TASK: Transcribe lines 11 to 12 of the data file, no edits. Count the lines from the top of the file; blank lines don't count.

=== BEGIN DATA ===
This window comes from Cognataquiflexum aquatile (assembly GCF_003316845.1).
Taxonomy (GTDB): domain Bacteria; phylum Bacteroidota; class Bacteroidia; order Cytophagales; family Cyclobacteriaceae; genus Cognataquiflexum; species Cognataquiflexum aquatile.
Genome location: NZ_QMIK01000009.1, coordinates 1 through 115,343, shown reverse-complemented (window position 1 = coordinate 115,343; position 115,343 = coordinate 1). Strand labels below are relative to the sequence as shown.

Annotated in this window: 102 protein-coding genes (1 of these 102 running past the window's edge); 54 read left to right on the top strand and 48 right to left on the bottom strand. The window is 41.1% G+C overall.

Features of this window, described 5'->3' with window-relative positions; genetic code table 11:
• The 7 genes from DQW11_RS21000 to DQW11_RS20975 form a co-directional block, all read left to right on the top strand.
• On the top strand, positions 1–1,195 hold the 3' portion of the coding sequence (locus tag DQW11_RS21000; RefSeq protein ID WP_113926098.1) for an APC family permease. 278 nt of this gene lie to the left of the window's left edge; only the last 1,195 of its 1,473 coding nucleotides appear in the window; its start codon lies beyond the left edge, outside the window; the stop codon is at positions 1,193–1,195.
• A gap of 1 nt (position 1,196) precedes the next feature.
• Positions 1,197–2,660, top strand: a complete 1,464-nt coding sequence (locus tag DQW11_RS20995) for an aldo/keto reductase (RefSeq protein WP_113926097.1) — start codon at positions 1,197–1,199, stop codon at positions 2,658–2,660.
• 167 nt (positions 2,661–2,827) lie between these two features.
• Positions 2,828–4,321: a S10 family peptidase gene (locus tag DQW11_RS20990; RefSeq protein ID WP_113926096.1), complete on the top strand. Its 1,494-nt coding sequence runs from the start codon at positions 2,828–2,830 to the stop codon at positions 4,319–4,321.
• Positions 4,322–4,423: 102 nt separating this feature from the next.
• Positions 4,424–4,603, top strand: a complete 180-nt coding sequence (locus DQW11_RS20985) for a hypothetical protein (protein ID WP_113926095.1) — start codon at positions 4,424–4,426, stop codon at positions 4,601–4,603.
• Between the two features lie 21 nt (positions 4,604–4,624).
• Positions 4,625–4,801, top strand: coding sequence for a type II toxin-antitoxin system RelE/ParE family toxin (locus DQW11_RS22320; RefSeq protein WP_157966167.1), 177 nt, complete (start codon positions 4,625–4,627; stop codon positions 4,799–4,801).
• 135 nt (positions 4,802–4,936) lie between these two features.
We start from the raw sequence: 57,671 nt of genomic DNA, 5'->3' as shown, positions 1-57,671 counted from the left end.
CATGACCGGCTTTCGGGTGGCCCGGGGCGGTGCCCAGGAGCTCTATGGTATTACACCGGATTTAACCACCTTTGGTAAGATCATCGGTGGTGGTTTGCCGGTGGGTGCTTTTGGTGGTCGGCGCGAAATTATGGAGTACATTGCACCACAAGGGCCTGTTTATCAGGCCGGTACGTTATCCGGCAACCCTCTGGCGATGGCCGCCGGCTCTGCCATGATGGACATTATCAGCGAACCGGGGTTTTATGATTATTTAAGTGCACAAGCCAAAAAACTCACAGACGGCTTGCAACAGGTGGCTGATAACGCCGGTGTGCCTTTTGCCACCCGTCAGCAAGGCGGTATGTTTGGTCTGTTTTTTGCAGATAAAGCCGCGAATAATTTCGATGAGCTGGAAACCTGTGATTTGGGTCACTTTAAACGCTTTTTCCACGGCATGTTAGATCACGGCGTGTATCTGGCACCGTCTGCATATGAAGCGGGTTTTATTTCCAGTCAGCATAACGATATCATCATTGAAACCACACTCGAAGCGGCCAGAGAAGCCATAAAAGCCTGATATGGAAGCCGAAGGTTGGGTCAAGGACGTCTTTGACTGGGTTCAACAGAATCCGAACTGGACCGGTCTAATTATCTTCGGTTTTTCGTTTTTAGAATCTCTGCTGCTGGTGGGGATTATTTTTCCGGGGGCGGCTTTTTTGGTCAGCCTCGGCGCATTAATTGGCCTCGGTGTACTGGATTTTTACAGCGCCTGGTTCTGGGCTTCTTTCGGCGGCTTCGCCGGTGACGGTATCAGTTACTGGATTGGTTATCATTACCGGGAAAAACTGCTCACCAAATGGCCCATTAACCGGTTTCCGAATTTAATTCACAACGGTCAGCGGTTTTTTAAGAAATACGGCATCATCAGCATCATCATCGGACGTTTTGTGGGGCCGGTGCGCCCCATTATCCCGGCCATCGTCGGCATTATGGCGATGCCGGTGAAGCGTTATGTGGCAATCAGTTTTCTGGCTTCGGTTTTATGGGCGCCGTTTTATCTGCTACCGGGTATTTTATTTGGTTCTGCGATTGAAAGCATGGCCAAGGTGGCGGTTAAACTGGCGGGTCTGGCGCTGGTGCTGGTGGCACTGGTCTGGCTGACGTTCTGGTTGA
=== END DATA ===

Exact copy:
• Positions 2,828–4,321: a S10 family peptidase gene (locus tag DQW11_RS20990; RefSeq protein ID WP_113926096.1), complete on the top strand. Its 1,494-nt coding sequence runs from the start codon at positions 2,828–2,830 to the stop codon at positions 4,319–4,321.
• Positions 4,322–4,423: 102 nt separating this feature from the next.